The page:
In the main function, we initialize a new Movie using the new() function. The new() function in Go constructs all data types in Go except channels and maps, with their respective zero values. It returns a pointer to the memory location of the new type. In the above example, we construct a new Movie type with title and rating fields assigned values.

Output

$ go run main.go
Movie title is :Free Guy
Rating is :5

 

Method-3: NewXxx constructor

The naming convention for this function is to start with the New word then adding the name of the things you want to construct. For example, if you want to create a new Movie, the function name will be NewMovie().This function is a factory function and it  therefore creates a new type of a thing. For efficient memory usage, they can be defined to return a pointer.

Example

package main
 
import "fmt"
 
type Movie struct {
   title  string
   rating int
}
 
func (m *Movie) printTitle() {
   fmt.Printf("Movie title is :%s\n", m.title)
}
func (m *Movie) printRating() {
   fmt.Printf("Rating is :%d \n", m.rating)
}
 
func NewMovie(title string, rating int) *Movie {
   m := &Movie{
       title:  title,
       rating: rating,
   }
   return m
}
func main() {
   m := NewMovie("Top Gun Maverick", 5)
   m.printTitle()
   m.printRating()
}

Explanation

In the above example, We define a Movie struct with title and rating fields. The Movie type has two receiver functions namely printTitle() and printRating().We also define a factory function called NewMovie() that takes in as argument the title and rating of a movie . This function constructs a new movie and returns a pointer to the caller. In the main function,we create a new movie with title and rating. The returned value (m) also has access to the methods printTitle() and printRating()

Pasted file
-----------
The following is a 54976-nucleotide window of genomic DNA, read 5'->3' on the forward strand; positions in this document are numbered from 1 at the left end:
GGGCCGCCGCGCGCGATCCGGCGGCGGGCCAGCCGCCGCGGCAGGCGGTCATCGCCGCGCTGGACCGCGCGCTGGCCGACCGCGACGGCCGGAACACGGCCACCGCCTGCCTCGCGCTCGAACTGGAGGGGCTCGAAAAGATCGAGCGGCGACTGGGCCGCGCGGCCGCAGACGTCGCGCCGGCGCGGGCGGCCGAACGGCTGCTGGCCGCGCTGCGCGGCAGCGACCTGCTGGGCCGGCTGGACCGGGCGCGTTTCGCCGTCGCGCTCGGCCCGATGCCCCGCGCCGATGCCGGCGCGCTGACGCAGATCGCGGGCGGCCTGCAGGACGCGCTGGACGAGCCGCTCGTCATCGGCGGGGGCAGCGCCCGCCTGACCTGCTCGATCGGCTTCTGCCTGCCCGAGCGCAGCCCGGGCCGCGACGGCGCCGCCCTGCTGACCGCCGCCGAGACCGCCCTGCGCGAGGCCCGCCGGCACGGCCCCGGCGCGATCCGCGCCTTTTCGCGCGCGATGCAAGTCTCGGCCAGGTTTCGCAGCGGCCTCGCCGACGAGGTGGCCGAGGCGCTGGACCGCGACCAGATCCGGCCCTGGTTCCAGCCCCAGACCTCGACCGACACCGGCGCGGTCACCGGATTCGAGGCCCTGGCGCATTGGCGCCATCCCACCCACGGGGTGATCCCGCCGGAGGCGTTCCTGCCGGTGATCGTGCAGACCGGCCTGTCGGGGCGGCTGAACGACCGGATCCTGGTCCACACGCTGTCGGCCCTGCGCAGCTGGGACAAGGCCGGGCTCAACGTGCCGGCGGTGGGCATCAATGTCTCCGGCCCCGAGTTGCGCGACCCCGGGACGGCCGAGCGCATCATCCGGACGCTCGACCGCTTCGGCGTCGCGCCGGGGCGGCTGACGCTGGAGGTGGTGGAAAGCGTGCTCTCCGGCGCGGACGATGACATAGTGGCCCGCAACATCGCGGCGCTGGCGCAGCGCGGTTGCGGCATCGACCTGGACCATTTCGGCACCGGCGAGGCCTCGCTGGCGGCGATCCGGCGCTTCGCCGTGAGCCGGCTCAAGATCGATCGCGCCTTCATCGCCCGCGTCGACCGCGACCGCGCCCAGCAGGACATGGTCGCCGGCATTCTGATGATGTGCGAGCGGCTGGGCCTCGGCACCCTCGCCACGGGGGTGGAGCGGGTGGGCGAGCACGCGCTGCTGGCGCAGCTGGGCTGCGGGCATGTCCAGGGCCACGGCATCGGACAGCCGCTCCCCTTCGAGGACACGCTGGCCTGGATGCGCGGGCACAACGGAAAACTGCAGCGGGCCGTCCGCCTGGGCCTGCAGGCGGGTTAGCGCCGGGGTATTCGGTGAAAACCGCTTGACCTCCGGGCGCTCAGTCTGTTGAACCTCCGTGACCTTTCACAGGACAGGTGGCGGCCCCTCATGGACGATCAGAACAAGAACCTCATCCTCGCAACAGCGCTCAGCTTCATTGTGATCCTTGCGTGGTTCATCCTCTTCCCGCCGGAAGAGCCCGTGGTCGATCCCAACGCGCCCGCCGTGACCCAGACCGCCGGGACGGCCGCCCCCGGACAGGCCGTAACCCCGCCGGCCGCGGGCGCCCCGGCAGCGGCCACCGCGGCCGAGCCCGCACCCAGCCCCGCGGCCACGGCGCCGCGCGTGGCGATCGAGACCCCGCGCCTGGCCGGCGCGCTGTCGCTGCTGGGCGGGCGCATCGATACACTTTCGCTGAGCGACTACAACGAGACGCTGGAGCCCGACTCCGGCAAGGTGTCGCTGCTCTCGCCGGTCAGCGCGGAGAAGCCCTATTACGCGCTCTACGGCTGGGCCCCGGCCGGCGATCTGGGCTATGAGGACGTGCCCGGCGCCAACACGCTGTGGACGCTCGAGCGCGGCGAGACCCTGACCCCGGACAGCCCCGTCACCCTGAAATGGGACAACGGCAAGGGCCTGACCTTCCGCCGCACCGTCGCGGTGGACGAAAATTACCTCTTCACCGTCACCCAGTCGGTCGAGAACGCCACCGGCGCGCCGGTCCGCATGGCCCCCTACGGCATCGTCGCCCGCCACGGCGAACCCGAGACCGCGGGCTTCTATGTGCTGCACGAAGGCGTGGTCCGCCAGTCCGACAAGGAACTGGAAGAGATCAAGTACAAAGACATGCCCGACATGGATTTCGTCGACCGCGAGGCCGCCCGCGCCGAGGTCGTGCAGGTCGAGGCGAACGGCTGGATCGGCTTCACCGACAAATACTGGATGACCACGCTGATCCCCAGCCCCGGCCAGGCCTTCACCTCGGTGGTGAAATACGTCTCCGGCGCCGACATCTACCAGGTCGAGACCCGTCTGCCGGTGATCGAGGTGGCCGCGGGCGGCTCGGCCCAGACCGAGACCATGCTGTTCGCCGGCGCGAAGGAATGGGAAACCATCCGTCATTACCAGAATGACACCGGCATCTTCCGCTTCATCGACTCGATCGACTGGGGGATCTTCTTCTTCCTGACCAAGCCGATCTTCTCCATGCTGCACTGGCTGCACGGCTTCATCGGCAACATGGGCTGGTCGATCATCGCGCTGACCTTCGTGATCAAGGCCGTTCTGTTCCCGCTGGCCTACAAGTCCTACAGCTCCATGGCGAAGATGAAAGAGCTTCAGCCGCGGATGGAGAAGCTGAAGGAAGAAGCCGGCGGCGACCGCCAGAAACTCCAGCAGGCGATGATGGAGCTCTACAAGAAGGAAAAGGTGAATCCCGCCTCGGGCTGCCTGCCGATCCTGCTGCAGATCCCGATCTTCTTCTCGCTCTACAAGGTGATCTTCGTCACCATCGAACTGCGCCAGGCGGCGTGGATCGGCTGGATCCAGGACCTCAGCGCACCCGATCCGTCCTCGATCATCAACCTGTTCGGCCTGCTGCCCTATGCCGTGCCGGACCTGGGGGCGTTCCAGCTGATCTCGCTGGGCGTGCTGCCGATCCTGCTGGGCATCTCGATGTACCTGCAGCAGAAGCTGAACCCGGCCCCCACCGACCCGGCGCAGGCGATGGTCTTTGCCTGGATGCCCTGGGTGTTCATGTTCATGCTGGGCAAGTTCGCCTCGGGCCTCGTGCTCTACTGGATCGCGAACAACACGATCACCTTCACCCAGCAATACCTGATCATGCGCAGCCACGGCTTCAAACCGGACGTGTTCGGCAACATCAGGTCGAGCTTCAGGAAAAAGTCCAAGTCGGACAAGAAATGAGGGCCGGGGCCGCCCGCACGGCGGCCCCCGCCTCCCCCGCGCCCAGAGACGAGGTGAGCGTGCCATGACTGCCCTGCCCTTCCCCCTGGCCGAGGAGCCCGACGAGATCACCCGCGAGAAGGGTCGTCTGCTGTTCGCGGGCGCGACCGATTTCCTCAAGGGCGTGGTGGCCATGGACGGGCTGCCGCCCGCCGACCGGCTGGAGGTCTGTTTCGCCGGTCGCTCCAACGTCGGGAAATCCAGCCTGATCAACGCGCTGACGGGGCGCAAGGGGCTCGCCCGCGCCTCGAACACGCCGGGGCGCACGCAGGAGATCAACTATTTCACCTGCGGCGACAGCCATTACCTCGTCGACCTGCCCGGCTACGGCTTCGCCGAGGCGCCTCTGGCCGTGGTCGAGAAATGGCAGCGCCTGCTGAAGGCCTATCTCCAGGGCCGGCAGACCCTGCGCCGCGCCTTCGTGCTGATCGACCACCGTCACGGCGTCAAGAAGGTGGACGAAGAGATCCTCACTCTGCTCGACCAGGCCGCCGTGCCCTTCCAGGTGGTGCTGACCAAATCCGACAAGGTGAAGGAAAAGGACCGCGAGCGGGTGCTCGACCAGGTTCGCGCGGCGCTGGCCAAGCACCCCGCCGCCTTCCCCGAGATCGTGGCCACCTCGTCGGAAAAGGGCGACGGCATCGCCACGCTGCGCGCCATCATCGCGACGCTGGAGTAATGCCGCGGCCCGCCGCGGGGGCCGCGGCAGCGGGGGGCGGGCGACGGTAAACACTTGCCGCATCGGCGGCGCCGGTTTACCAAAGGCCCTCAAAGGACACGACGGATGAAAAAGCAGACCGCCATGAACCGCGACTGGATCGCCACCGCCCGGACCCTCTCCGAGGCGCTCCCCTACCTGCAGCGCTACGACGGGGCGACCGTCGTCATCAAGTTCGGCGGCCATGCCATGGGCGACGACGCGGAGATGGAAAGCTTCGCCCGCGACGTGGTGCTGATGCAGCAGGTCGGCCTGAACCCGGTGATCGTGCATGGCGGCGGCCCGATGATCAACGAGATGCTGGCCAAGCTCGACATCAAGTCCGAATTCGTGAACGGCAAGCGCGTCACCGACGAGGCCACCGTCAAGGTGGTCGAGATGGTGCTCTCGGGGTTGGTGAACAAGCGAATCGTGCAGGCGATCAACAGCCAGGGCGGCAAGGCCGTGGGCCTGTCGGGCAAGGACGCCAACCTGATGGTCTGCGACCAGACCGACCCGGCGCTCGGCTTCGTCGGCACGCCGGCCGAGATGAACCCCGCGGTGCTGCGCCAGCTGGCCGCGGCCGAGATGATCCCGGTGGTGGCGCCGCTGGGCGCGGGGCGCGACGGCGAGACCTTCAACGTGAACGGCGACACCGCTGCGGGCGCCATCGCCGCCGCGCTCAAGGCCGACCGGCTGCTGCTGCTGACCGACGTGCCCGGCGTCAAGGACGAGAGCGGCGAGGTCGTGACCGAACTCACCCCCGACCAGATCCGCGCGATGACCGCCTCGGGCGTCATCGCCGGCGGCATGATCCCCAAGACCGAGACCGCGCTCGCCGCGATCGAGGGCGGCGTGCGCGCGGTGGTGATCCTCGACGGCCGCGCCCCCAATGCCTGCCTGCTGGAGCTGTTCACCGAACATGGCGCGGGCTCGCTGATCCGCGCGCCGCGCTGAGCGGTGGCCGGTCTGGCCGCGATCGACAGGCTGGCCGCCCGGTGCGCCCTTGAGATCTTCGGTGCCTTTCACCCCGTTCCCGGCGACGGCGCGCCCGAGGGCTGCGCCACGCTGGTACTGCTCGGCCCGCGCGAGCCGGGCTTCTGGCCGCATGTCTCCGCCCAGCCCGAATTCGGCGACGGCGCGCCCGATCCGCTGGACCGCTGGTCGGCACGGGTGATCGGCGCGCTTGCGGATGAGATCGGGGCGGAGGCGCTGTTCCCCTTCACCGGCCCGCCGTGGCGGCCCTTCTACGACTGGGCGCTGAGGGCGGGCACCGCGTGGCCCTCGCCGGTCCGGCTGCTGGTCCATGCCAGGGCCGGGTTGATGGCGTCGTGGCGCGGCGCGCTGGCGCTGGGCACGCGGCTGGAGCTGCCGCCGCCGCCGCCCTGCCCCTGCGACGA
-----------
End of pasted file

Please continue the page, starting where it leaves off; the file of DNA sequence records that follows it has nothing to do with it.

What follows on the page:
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Output

$ go run main.go
Movie title is :Top Gun Maverick
Rating is :5

 

Returning a value and an error from a constructor

Go takes error handling seriously , and it has a dedicated package(errors) for error handling. An error might occur while constructing a new type. In this section, we will learn how to return a type and an error.

package main
 
import (
   "errors"
   "fmt"
   "log"
)
 
type Movie struct {
   title  string
   rating int
}
 
func (m *Movie) printTitle() {
   fmt.Printf("Movie title is :%s\n", m.title)
}
func (m *Movie) printRating() {
   fmt.Printf("Rating is :%d \n", m.rating)
}
 
func NewMovie(title string, rating int) (*Movie, error) {
   if rating > 5 {
       return nil, errors.New("Rate above 5")
   }
   m := &Movie{
       title:  title,
       rating: rating,
   }
   return m, nil
}
func main() {
   m, err := NewMovie("Top Gun Maverick", 6)
   if err != nil {
       log.Println(err)
   } else {
       m.printTitle()
       m.printRating()
   }
}

Explanation

In the above example, we have added an error type as part of the return types in the NewMovie() function. We check if the rating is above 5 and return movie and an error. If a rating above 5 is passed, then we will return nil for the movie and an error errors.New(“Rate above 5”) to the caller.

$ go run main.go
2022/10/02 12:04:11 Rate above 5

 

Summary

In this article , we learn about Go constructors. Go does not come with constructors natively but provides ways to construct new types. Combining methods and structures provides much of what classical languages provide without introducing a new language feature. Constructor functions are ordinary functions. We learn how to construct a new type with composite literals, Using Init() method and finally using the NewXxx() function.

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Further Reading

Golang Constructor

 

 

Categories GO